• Osteoporosis.
  • Extreme withdrawal symptoms in infants born to mothers using Percocet.

Research shows that the long-term impact of Percocet usage can severely impact cognitive performance and executive functions, for example:

  • Diminished visual-spatial, attention and recall skills.
  • Reduced capacity to suppress inappropriate response tendencies.

  • Craving

    Craving is an integral component of the development of Percocet addiction. Cravings can be induced physically, mentally, or in combination.

    As with other opiates, individuals who crave Percocet generally seek to maintain the elevated well-being and euphoria attendant to its usage.

    Craving manifests as a marked inability to stop thinking about wanting to use Percocet despite adverse outcomes.

  • Tolerance

    The development of tolerance to any opioid medication is characterized primarily by the absence of intended therapeutic effects.

    In other words, tolerance has developed when using Percocet at previously prescribed dosages no longer provides pain relief and/or in the case of the Percocet misuse, the euphoric effect is absent.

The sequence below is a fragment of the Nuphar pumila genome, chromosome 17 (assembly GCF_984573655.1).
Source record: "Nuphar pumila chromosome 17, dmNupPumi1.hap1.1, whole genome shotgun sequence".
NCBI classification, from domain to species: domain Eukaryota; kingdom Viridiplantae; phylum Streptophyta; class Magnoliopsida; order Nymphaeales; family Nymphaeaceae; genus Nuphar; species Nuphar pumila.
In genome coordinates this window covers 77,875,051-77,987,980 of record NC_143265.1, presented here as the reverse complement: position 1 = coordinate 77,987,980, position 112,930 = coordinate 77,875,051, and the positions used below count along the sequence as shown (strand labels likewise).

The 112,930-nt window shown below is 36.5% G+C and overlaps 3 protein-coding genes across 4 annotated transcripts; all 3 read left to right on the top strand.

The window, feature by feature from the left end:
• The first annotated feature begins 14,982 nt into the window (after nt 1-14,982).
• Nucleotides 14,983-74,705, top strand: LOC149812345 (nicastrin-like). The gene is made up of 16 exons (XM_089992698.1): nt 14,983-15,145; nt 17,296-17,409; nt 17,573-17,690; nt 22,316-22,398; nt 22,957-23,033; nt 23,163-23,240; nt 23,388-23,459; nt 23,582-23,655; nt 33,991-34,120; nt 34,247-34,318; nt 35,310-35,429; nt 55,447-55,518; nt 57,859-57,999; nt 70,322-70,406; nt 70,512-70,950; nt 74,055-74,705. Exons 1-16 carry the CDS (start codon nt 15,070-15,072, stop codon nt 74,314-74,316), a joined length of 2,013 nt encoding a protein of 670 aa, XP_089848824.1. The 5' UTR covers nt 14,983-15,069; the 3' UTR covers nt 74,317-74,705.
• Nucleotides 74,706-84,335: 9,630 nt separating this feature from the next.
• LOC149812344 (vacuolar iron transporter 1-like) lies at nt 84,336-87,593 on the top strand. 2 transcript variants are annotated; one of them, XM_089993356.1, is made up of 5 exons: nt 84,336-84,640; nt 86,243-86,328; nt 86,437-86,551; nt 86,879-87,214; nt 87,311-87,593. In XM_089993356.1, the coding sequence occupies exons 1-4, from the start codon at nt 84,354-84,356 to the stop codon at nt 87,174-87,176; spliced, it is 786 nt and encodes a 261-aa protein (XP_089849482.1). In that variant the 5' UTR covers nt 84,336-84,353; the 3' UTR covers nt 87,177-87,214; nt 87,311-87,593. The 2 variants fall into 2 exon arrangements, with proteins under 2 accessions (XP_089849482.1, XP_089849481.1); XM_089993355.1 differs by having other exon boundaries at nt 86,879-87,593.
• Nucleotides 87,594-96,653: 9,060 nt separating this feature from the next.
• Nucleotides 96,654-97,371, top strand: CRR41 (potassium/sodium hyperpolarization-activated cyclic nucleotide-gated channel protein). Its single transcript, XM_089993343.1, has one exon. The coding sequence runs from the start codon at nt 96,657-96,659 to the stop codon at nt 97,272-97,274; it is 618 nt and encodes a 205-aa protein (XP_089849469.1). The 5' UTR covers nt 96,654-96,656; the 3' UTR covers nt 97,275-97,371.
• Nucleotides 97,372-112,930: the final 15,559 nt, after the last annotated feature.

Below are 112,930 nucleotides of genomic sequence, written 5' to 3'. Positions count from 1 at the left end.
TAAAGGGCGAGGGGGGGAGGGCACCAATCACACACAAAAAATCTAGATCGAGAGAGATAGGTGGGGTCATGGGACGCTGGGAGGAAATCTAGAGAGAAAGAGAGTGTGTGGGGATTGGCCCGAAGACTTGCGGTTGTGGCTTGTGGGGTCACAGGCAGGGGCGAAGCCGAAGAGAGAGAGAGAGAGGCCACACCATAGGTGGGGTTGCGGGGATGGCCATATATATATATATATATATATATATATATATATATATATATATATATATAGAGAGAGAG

When tolerance to Percocet develops, the dosage or frequency of the prescribed medication needs to be increased to maintain efficient pain relief.

    This can mean that physically one has adapted to the presence of oxycodone in your system and consequently are not able to react to its chemical cues, but not that an individual is necessarily addicted.

  • Withdrawal

    After incorporating the oxycodone component of Percocet into the body over a period, it becomes a core part of one’s body chemistry.

    When Percocet is tapered rapidly or stopped altogether, the brain tries to re-regulate body chemistry to compensate for the medication’s absence and withdrawal symptoms are experienced.